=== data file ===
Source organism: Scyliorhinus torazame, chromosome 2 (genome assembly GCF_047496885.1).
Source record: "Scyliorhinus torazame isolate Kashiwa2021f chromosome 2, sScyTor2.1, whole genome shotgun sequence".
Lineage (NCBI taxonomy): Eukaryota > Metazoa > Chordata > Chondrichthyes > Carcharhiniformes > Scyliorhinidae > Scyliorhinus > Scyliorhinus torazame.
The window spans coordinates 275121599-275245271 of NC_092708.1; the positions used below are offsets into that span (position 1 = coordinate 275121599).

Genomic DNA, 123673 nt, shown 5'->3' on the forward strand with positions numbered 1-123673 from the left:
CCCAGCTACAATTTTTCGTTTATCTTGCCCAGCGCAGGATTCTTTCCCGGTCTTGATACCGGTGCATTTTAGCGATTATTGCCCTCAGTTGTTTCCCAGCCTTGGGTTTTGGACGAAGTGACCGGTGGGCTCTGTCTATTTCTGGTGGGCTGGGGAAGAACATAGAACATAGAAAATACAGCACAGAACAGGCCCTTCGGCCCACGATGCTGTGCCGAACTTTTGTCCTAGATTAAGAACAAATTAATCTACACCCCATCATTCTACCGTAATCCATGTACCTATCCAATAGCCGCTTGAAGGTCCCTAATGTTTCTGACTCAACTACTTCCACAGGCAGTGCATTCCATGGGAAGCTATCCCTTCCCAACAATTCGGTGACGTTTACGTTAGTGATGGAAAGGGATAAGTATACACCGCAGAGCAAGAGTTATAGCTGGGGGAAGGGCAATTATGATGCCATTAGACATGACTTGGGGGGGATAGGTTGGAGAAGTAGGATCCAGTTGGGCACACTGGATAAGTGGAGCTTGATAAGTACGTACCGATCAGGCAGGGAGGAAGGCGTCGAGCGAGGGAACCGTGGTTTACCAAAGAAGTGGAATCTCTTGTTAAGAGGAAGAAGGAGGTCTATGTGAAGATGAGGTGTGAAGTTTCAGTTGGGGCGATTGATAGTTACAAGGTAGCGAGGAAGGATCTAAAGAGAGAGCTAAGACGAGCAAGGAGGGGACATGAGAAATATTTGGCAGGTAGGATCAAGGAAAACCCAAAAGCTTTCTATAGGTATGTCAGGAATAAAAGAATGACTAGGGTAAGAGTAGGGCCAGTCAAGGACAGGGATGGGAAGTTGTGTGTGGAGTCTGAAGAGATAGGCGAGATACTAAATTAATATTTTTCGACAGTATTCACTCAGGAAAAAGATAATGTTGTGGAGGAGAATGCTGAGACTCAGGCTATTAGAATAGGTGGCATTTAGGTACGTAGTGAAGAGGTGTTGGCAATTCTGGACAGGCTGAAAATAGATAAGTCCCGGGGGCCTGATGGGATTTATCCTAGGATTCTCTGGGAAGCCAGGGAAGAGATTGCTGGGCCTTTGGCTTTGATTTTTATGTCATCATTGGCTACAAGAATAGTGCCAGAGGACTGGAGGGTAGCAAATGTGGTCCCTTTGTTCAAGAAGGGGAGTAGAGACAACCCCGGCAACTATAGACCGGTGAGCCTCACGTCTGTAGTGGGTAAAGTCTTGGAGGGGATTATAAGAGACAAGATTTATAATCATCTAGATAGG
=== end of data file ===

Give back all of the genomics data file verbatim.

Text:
Source organism: Scyliorhinus torazame, chromosome 2 (genome assembly GCF_047496885.1).
Source record: "Scyliorhinus torazame isolate Kashiwa2021f chromosome 2, sScyTor2.1, whole genome shotgun sequence".
Lineage (NCBI taxonomy): Eukaryota > Metazoa > Chordata > Chondrichthyes > Carcharhiniformes > Scyliorhinidae > Scyliorhinus > Scyliorhinus torazame.
The window spans coordinates 275121599-275245271 of NC_092708.1; the positions used below are offsets into that span (position 1 = coordinate 275121599).

Genomic DNA, 123673 nt, shown 5'->3' on the forward strand with positions numbered 1-123673 from the left:
CCCAGCTACAATTTTTCGTTTATCTTGCCCAGCGCAGGATTCTTTCCCGGTCTTGATACCGGTGCATTTTAGCGATTATTGCCCTCAGTTGTTTCCCAGCCTTGGGTTTTGGACGAAGTGACCGGTGGGCTCTGTCTATTTCTGGTGGGCTGGGGAAGAACATAGAACATAGAAAATACAGCACAGAACAGGCCCTTCGGCCCACGATGCTGTGCCGAACTTTTGTCCTAGATTAAGAACAAATTAATCTACACCCCATCATTCTACCGTAATCCATGTACCTATCCAATAGCCGCTTGAAGGTCCCTAATGTTTCTGACTCAACTACTTCCACAGGCAGTGCATTCCATGGGAAGCTATCCCTTCCCAACAATTCGGTGACGTTTACGTTAGTGATGGAAAGGGATAAGTATACACCGCAGAGCAAGAGTTATAGCTGGGGGAAGGGCAATTATGATGCCATTAGACATGACTTGGGGGGGATAGGTTGGAGAAGTAGGATCCAGTTGGGCACACTGGATAAGTGGAGCTTGATAAGTACGTACCGATCAGGCAGGGAGGAAGGCGTCGAGCGAGGGAACCGTGGTTTACCAAAGAAGTGGAATCTCTTGTTAAGAGGAAGAAGGAGGTCTATGTGAAGATGAGGTGTGAAGTTTCAGTTGGGGCGATTGATAGTTACAAGGTAGCGAGGAAGGATCTAAAGAGAGAGCTAAGACGAGCAAGGAGGGGACATGAGAAATATTTGGCAGGTAGGATCAAGGAAAACCCAAAAGCTTTCTATAGGTATGTCAGGAATAAAAGAATGACTAGGGTAAGAGTAGGGCCAGTCAAGGACAGGGATGGGAAGTTGTGTGTGGAGTCTGAAGAGATAGGCGAGATACTAAATTAATATTTTTCGACAGTATTCACTCAGGAAAAAGATAATGTTGTGGAGGAGAATGCTGAGACTCAGGCTATTAGAATAGGTGGCATTTAGGTACGTAGTGAAGAGGTGTTGGCAATTCTGGACAGGCTGAAAATAGATAAGTCCCGGGGGCCTGATGGGATTTATCCTAGGATTCTCTGGGAAGCCAGGGAAGAGATTGCTGGGCCTTTGGCTTTGATTTTTATGTCATCATTGGCTACAAGAATAGTGCCAGAGGACTGGAGGGTAGCAAATGTGGTCCCTTTGTTCAAGAAGGGGAGTAGAGACAACCCCGGCAACTATAGACCGGTGAGCCTCACGTCTGTAGTGGGTAAAGTCTTGGAGGGGATTATAAGAGACAAGATTTATAATCATCTAGATAGG